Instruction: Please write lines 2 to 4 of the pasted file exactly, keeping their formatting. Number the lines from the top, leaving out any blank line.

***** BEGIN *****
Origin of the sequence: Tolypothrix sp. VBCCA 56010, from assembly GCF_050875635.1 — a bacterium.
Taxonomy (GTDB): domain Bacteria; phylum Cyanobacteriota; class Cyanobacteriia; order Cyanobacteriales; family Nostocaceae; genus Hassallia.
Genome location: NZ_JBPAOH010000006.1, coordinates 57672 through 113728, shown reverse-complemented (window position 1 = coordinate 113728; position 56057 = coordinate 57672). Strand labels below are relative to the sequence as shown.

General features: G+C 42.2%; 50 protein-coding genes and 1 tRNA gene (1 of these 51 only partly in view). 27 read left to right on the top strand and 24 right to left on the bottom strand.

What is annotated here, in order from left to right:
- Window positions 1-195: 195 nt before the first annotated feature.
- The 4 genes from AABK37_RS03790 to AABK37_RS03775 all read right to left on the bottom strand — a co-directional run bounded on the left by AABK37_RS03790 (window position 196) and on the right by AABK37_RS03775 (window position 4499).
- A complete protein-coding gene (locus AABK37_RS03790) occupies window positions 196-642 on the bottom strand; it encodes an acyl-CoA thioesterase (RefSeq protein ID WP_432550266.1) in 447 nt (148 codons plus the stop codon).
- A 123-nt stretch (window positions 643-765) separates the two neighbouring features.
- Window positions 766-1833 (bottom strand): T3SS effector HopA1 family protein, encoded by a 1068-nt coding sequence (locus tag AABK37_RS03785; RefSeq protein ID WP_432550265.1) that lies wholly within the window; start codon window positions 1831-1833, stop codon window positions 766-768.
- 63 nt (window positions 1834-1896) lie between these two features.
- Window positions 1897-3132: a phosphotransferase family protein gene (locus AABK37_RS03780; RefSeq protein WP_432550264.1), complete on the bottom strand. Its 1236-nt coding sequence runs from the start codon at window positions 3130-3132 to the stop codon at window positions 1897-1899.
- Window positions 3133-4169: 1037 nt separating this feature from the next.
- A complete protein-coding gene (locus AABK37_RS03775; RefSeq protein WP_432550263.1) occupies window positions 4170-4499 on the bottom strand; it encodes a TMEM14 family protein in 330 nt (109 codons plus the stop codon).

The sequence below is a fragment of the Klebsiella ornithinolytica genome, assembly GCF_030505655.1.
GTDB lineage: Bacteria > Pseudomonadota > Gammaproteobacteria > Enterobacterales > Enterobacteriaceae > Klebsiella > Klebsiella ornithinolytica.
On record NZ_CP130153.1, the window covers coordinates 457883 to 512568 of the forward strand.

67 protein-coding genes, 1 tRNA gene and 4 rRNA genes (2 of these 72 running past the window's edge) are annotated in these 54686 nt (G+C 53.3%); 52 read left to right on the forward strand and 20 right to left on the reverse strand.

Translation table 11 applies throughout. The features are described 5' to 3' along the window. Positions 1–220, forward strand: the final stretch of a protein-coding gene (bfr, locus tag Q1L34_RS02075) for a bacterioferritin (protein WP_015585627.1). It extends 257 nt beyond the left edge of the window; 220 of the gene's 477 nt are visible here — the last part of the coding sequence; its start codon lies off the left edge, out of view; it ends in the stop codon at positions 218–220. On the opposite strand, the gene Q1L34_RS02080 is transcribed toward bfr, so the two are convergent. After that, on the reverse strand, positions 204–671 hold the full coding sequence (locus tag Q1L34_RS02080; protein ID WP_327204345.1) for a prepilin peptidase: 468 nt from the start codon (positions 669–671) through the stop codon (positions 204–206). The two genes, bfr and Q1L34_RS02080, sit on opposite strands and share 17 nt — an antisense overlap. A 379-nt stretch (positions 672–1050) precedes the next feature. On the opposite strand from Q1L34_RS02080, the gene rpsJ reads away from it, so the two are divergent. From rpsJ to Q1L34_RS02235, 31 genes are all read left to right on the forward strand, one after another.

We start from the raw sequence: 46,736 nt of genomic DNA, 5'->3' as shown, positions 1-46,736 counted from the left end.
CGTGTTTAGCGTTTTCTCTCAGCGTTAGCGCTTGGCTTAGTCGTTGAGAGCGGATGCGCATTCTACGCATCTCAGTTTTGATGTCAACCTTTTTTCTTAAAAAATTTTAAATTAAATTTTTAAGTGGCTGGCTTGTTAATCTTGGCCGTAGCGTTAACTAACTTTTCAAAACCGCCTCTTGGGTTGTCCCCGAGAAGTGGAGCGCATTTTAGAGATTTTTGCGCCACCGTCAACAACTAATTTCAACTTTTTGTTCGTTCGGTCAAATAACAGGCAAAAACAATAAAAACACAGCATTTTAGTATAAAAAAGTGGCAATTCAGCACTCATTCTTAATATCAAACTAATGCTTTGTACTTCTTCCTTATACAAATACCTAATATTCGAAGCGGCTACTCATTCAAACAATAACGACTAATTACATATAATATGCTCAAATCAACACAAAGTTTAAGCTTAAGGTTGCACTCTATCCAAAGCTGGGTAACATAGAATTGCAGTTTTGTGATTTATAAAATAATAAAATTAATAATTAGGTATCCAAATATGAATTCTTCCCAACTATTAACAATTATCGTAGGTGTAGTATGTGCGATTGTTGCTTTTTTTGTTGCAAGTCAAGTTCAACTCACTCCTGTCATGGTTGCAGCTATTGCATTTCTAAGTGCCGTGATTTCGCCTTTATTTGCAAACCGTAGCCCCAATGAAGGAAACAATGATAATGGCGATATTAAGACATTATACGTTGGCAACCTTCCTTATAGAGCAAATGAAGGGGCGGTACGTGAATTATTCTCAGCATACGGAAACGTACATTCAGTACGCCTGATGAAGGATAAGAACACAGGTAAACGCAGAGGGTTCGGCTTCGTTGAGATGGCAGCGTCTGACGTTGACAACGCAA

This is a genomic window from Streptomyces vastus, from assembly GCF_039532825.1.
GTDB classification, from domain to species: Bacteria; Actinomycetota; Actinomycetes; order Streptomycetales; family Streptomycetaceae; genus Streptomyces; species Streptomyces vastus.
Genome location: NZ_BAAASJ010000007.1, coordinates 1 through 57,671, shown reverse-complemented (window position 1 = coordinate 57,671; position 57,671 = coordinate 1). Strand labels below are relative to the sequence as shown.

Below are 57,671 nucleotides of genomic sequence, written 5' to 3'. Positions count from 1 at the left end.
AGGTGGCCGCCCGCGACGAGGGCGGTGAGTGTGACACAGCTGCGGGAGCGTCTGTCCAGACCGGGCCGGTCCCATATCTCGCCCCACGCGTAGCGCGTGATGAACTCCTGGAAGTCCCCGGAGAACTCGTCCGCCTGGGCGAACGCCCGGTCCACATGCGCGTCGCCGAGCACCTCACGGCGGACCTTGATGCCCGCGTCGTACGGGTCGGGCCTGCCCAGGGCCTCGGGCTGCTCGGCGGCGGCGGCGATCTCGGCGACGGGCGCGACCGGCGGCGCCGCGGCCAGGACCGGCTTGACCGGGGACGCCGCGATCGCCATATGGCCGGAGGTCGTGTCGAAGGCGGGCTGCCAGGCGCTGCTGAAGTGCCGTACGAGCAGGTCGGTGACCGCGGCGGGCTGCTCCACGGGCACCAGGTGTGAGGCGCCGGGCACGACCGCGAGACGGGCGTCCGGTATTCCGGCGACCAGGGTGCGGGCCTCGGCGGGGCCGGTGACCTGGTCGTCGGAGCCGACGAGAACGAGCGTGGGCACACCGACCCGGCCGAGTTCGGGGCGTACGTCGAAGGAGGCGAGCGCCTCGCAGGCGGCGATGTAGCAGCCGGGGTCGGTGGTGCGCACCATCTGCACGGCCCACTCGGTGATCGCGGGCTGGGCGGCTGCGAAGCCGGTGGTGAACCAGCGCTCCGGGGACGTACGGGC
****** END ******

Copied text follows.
Taxonomy (GTDB): domain Bacteria; phylum Cyanobacteriota; class Cyanobacteriia; order Cyanobacteriales; family Nostocaceae; genus Hassallia.
Genome location: NZ_JBPAOH010000006.1, coordinates 57672 through 113728, shown reverse-complemented (window position 1 = coordinate 113728; position 56057 = coordinate 57672). Strand labels below are relative to the sequence as shown.

General features: G+C 42.2%; 50 protein-coding genes and 1 tRNA gene (1 of these 51 only partly in view). 27 read left to right on the top strand and 24 right to left on the bottom strand.